By Tim Delaney and Vikki Spruill, Opinion Contributor | March 22, 2017

Washington, D.C. may be the most partisan place on earth, where anything and everything is judged by which political party you support, rather than the substance of what’s being discussed. Well, thank goodness that perspective is not shared by our nation’s charitable nonprofits and foundations, because it would prevent us from addressing the real-life challenges in every community across America.

Our charitable and philanthropic communities are neither partisan nor bipartisan; we are nonpartisan in law and in practice. And to protect the common good, we must keep it that way.

We say “thank goodness,” but more correctly should say, “thank you, Dwight Eisenhower and Lyndon Johnson,” for our nonpartisanship. Much has been written lately about the “Johnson Amendment,” a provision in Section 501(c)(3) of the tax code that prohibits charitable nonprofits, religious congregations, and foundations from endorsing or opposing candidates for political office or spending resources to support or oppose candidates.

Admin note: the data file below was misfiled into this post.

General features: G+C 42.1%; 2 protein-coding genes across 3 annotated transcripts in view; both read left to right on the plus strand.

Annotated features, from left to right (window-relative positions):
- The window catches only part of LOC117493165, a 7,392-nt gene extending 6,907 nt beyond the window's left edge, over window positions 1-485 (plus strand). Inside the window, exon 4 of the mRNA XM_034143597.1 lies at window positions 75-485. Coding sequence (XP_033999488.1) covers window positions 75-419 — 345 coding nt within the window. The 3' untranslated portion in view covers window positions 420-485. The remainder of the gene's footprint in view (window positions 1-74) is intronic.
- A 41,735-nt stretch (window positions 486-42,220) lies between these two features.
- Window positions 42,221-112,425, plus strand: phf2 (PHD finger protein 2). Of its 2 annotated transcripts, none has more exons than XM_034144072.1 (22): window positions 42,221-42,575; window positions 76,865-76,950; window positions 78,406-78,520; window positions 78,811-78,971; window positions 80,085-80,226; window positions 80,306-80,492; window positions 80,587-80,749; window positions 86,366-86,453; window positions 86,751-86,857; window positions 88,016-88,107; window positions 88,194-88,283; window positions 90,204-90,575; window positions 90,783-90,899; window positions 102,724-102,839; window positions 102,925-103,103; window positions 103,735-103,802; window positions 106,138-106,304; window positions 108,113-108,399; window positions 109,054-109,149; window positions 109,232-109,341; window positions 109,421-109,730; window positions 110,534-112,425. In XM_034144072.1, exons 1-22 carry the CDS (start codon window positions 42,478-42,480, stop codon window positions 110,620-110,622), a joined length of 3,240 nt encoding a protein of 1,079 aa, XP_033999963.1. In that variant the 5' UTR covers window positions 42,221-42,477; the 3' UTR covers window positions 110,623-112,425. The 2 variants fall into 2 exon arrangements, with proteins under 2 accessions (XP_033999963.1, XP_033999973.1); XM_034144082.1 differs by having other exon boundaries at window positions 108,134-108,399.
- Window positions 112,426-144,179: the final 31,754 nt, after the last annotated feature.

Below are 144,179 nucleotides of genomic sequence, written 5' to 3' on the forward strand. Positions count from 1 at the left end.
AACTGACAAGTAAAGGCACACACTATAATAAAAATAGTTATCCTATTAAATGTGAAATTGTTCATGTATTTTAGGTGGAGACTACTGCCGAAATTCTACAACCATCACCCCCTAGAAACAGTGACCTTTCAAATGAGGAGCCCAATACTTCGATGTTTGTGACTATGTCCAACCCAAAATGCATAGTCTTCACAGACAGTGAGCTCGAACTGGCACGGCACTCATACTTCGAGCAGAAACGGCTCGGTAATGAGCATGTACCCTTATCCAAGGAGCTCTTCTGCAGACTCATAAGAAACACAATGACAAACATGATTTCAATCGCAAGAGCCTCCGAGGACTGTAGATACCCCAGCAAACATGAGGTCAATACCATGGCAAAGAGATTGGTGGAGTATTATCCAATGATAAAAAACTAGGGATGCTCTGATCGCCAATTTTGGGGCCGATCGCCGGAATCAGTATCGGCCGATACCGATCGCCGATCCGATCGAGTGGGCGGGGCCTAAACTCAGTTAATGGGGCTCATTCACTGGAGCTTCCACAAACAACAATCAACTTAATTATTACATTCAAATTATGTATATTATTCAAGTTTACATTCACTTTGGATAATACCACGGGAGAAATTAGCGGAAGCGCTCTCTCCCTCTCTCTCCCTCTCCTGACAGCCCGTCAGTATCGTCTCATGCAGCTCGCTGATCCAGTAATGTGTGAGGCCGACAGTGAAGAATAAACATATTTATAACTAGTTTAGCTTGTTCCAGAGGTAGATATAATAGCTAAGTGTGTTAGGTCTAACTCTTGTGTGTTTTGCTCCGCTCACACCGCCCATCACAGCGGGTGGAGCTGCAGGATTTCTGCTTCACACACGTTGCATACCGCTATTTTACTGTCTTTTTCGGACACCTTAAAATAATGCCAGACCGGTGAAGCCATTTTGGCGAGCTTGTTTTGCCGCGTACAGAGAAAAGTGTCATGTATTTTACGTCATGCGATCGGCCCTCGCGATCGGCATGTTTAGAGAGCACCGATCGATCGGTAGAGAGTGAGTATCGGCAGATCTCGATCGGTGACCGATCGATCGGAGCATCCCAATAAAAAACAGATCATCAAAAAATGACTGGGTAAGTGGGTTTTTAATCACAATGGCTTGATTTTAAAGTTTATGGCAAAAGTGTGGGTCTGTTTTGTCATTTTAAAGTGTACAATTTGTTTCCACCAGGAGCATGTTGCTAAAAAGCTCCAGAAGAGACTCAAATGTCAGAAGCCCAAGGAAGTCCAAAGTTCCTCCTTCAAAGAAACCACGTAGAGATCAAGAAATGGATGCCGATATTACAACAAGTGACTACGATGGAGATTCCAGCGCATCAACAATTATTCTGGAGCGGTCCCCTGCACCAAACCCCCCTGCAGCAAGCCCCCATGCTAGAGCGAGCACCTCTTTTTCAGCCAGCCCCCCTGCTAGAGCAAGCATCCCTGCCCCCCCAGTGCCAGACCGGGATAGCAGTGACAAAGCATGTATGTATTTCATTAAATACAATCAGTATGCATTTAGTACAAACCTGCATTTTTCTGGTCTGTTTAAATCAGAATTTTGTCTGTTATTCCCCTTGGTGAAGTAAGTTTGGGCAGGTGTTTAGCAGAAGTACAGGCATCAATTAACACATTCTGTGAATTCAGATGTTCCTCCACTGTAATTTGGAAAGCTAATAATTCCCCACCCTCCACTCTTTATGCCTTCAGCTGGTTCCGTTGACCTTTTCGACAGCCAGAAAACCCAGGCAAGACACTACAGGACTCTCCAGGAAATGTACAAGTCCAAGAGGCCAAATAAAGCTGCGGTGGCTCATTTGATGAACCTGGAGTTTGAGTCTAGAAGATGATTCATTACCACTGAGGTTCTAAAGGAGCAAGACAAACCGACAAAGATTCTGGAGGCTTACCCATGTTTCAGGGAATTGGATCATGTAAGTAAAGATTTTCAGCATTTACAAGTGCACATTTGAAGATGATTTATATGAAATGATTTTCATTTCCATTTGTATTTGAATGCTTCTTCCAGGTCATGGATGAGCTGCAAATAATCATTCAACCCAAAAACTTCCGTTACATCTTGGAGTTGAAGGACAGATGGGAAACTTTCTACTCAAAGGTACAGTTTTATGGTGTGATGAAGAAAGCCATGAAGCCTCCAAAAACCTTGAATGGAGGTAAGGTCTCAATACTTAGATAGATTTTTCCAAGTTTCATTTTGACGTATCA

That language in tax law was proposed as an amendment by then-Senate Minority Leader Johnson, adopted without controversy by the Republican-controlled Senate, passed by a Republican-controlled Congress, and signed into law by President Eisenhower in 1954. The United States has been better for it ever since.”

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